Toward an appropriate societal embedding of neuroimaging in the domain of healthcare
Faculteit der Aard-en Levenswetenschappen
Vrije Universiteit Amsterdam
De Boelelaan 1085
1081 HV Amsterdam
Dr. Tj de Cock Buning, Dr. JEW Broerse, Prof. Dr. SARB Rombouts, Drs. A Roelofsen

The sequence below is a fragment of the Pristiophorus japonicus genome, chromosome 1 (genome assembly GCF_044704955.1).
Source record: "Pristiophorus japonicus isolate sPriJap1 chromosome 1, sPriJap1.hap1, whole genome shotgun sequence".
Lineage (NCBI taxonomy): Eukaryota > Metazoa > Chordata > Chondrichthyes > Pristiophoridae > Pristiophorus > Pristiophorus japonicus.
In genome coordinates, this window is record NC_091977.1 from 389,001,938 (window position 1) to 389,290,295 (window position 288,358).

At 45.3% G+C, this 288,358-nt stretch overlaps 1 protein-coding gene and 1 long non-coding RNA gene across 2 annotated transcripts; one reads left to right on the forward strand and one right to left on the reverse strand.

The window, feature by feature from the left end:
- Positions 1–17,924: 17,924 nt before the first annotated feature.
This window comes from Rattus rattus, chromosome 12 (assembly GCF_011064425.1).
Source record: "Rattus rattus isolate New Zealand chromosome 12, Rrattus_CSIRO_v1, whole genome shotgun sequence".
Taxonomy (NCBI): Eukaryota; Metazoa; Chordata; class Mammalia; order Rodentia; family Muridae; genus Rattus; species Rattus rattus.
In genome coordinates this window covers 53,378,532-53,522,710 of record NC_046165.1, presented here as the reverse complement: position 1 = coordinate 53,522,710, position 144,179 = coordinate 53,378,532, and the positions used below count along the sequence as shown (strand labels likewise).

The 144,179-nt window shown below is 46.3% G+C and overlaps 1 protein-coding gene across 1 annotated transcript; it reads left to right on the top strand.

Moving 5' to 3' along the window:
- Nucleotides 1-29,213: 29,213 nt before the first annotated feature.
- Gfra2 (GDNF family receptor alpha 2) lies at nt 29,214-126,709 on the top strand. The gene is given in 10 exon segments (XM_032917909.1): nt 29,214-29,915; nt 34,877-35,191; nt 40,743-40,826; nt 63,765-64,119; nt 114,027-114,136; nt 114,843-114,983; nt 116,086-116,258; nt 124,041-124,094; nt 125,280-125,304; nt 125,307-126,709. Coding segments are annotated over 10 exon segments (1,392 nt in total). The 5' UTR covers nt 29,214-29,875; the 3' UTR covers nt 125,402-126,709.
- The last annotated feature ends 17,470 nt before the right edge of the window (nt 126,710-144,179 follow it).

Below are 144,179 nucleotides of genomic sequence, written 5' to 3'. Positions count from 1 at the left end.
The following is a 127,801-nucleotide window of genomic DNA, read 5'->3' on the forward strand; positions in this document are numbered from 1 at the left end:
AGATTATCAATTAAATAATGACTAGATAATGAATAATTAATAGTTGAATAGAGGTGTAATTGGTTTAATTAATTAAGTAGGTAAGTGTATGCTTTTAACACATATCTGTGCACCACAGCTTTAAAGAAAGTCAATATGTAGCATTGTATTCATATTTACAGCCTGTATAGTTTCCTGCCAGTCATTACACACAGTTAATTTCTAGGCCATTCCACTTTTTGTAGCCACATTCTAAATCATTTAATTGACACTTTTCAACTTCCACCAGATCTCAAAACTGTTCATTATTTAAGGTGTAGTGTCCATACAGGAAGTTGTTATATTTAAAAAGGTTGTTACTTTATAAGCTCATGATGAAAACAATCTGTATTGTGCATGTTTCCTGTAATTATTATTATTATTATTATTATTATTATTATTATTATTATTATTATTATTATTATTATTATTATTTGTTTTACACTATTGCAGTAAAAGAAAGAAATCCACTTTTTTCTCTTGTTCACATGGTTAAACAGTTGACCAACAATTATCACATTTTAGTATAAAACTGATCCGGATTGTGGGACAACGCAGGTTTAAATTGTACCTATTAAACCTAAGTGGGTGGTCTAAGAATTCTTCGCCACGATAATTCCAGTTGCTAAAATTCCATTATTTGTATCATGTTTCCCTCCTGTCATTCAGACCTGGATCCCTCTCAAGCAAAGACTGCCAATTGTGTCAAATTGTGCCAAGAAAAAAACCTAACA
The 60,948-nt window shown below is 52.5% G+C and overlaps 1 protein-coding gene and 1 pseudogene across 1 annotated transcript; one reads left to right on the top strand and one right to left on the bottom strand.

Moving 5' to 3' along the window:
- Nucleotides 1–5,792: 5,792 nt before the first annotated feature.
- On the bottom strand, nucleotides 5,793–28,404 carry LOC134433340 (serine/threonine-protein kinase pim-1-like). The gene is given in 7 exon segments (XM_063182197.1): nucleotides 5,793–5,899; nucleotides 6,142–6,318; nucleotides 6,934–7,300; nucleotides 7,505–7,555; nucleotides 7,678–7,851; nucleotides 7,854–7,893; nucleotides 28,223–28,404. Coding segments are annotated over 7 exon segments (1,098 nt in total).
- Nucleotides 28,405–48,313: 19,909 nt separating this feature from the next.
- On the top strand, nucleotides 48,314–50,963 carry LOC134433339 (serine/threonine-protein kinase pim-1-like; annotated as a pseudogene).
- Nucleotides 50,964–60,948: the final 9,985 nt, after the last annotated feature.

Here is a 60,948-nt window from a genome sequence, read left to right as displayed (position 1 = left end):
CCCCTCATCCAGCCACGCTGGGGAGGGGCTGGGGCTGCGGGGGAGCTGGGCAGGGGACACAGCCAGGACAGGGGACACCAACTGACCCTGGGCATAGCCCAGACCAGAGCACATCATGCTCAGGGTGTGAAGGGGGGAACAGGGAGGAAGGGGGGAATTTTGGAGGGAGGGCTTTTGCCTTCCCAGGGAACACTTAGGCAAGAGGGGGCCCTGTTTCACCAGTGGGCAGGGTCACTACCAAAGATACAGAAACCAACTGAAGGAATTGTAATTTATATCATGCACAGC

Innovations in neuroimaging techniques are expected to play a major role in future healthcare. This emerging technology holds promises for e.g. more accurate and earlier diagnostic methods and for monitoring the effectiveness of therapeutic interventions for certain neurological and psychiatric disorders. However, there is a risk that concerns impede successful implementation of neuroimaging and the anticipated benefits may not be realized (Eaton 2007). Besides, there exist multiple perspectives in society on what positive and negative implications of neuroimaging are. The challenge is to address the opportunities and concerns of medical neuroimaging in an early phase of the development, when options are still open and there are good possibilities for steering (Roelofsen et al. 2008). To address opportunities and concerns of medical neuroimaging, and to ensure an appropriate societal embedding of medical neuroimaging, a specific operationalisation of a science-society dialogue (also known as participatory research, transdisciplinary research and mode-II science), the Interactive Learning and Action (ILA) approach (Broerse and Bunders 2000) is used and combined with vision assessment (Roelofsen et al. 2008 and 2010). In this science-society dialogue 1) stakeholders from science and society are actively involved in an open exchange, planning, action and reflection process, 2) both scientific and practical knowledge are integrated, and 3) mutual learning is enhanced, leading to identified actions for social responsible technology development. By taking the ideas, opportunities, objections, demands and future visions of both scientific and societal actors into account, this research aims at identifying and implementing possible win-win matches in an early phase of the innovation process.